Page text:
Last week, investment company Goldman Sachs announced that it would be doing away with its famously buttoned up dress code. While the company memo from Goldman CEO David Solomon informing employees of this change was vague about what the new sartorial standards would be — it only mentioned that it would be a “firm, wide flexible dress code” and that “all of us know what is an is not appropriate for the workplace” — one thing was obvious: the memo was a clear play for younger employees who don’t want to be boxed in by tailored suits, silk ties, and handcrafted wing tips.
Many covered this news. Esquire used it as an opportunity to forecast and lament fact that this would make the fleece vest the de-facto office uniform of business casual business bros, while GQ discussed how this move marked the end of an era for the fancy Wall Street uniform that’s burned into so many psyches. Other sites applauded the company, one of the last holdouts of the old-school office uniform, for getting on with the modern times.
It’s a good thing that Goldman is loosening its tie. The majority of offices in the U.S. offer a casual dress code, which is more affordable, comfortable, and personal. For men, it often means nice jeans and button downs. That’s my preferred style of dress, too. But as our society continues to preach work-ism and work-life balance becomes more of a balancing act, the cynic in me can’t help but see flexible dress codes as just another way to further blur the line between the office and home, a line that grows blurrier by the day. And for parents in particular, office clothes serve as a way to mentally compartmentalize work and home.
In a 2016 writer Stephanie Vozza, who worked from home, wore dress clothes for a week to see how it affected her productivity and general balance. In her subsequent article for Fast Company, Vozza pointed to a number of studies that explained the positive effects of a work uniform. In addition to explaining how it helps you maintain an air of professionalism and boost productivity, Vozza noted how a work uniform helps you set boundaries. She quoted Mason Donovan, author of The Golden Apple: Redefining Work-Life Balance for a Diverse Workforce, who told her “when I change into casual clothes, it’s a physical and visual distinction, and it helps me set boundaries. Otherwise you could feel like work never ends. Your personal life could take over work time or your work commitments can take over personal time. Clothing helps create a distinct separation.”
I floated the question of whether or not a work uniform, whether mandated by an office or themselves, to a few dads. Several of them corroborated Donovan’s claim. “My office has a pretty casual dress code and I took full advantage of it for my first few months with the company. But I realized that I was having a hard time distinguishing ‘work me’ and ‘home me,’” says Stephen, a 41-year-old father of two who lives in Cincinnati. “Eventually, started wearing a button down and jeans most days — still kind of casual — and realized that changing out of that outfit and into regular home clothes helped me realize I was off the clock with my family and emails and other things could wait.”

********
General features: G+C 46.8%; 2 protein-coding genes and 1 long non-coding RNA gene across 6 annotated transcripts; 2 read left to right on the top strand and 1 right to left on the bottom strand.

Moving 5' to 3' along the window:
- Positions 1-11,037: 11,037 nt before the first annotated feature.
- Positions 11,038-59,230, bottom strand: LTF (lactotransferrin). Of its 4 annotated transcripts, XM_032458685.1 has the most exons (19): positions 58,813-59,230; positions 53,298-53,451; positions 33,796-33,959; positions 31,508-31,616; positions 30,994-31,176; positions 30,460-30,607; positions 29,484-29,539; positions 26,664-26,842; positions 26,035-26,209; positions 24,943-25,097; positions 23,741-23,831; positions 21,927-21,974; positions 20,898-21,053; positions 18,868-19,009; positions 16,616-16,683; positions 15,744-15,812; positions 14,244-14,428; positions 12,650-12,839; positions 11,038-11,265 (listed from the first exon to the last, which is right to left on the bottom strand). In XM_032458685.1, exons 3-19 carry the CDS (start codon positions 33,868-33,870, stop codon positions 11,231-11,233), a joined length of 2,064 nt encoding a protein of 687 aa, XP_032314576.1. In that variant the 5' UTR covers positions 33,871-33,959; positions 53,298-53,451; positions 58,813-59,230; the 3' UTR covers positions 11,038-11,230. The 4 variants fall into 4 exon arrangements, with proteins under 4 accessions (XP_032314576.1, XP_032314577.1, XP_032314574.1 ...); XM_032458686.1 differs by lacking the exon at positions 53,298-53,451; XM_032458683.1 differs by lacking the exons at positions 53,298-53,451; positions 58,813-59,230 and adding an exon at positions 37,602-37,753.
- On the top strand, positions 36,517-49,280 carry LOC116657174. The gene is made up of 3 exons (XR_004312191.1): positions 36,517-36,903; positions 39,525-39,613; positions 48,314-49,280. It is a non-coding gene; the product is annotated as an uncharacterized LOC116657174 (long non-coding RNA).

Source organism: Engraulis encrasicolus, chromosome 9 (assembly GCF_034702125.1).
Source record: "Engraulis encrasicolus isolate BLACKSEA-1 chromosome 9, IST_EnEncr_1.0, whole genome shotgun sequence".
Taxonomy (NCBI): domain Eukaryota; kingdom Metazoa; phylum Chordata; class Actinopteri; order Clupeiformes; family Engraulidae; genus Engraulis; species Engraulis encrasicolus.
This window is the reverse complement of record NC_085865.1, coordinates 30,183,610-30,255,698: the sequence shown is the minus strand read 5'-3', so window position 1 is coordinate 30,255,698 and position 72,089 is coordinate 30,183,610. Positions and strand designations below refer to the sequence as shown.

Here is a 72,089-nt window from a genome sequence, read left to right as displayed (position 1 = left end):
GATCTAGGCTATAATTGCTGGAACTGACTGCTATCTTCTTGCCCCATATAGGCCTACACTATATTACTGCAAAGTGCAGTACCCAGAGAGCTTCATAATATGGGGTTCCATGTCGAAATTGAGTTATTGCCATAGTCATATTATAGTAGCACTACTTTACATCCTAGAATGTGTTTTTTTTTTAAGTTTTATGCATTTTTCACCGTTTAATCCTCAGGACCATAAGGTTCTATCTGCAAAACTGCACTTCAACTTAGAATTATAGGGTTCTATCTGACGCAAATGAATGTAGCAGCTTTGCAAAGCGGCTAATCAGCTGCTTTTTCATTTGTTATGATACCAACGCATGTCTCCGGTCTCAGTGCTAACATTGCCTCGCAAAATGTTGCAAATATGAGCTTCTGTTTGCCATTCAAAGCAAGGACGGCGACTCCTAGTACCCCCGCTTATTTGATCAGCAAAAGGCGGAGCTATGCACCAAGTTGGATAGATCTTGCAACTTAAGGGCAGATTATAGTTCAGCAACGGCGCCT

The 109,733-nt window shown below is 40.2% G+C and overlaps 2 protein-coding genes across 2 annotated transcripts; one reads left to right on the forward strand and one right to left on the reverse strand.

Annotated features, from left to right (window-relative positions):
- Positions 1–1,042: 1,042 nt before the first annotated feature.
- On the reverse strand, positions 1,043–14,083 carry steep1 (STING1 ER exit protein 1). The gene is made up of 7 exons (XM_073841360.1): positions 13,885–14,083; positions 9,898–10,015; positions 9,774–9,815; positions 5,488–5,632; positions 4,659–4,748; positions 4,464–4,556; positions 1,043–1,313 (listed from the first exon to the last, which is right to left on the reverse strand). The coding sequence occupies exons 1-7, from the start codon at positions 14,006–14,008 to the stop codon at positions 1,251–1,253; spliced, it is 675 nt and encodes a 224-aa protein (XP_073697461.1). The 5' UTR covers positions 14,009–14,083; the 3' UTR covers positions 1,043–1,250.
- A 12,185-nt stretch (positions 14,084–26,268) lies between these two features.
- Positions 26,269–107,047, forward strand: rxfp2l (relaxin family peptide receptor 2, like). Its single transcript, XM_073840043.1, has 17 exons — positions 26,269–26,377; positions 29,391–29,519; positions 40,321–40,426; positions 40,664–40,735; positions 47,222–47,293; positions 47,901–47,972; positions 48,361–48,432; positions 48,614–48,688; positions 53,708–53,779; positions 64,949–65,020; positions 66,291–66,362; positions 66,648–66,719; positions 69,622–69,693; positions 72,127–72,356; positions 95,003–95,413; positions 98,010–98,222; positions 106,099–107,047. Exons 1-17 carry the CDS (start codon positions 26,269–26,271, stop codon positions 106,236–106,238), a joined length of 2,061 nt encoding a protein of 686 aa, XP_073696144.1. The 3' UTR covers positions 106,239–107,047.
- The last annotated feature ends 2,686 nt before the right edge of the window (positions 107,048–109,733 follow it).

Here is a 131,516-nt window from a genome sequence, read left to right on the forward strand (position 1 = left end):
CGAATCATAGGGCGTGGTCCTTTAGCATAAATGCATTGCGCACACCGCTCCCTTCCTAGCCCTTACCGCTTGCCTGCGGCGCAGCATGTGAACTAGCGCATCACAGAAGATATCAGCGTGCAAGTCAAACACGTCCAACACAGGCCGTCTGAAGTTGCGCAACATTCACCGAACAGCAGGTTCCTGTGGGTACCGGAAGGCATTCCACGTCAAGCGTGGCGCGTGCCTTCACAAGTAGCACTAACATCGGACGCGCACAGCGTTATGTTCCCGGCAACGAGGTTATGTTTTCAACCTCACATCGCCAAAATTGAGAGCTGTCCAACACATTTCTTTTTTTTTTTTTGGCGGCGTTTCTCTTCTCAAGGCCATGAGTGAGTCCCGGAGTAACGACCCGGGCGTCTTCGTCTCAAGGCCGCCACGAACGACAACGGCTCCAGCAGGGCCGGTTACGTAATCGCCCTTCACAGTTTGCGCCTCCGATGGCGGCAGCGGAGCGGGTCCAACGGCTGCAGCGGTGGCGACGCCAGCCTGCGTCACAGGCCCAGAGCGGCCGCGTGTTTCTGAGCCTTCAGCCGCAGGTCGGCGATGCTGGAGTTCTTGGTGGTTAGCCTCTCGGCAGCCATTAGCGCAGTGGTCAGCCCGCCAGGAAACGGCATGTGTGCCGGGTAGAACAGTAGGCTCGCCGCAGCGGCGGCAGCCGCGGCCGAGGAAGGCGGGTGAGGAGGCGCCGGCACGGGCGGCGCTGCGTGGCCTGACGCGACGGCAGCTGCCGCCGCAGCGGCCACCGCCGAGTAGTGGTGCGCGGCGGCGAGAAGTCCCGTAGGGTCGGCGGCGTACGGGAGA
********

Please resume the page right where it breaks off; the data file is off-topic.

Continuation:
Henry, who has three kids and works from his home outside Washington D.C., said that before having children his work outfit was most often sweatpants, mesh shorts, and loose t-shirts. “One of the big perks of working from home was that I could do whatever needed to be done without feeling like I was in an office,” he said. “But as soon as I had kids, I realized that needed to change because I had to feel like I was working and also let my family know that I was working.:” This, Henry adds, helped him become more efficient and not feel like he was always “ping-ponging back and forth from one thing to the other.”
Maintaining a proper work-life balance is one of the more difficult tasks a modern parent must accomplish. Hell, studies show that American society as a whole is one of the worst examples of healthy work life balance in the world. It’s up to all of us to set up firm boundaries. And without a proper line of demarcation set up to help you mentally distinguish between dad and desk-worker, it can be even more difficult. An office uniform, whether its mandated by your company or by yourself, can be of great benefit here.
This is all, of course, a matter of perspective. Some others I spoke to said office uniforms are just one part of the puzzle.
“I wear a suit every day and it doesn’t do anything but make me annoyed that I have to wear a suit every day,” said Kevin, a father of one in Chicago
“I’m an adult and can figure out the work me and home me without some weird corporate dictum holding me hostage,” said Chris, a 27 year old dad who lives in Boston.
Said Brian, a 34-year-old father of two who lives outside of New York City: “I think your attire would be a superficial reason to feel different between work and home life,” said Brian, a 34-year-old father of two who lives outside of New York. “Also, if you work somewhere where you what to feel different between work and home, I’d question if that’s a good place to work. The best workplaces today are those that embrace the real you.”
Brian poses a different question altogether. And until all of us can find work that respects our boundaries, perhaps the best thing to do is to be conscious of the things we can do to draw firmer ones ourselves.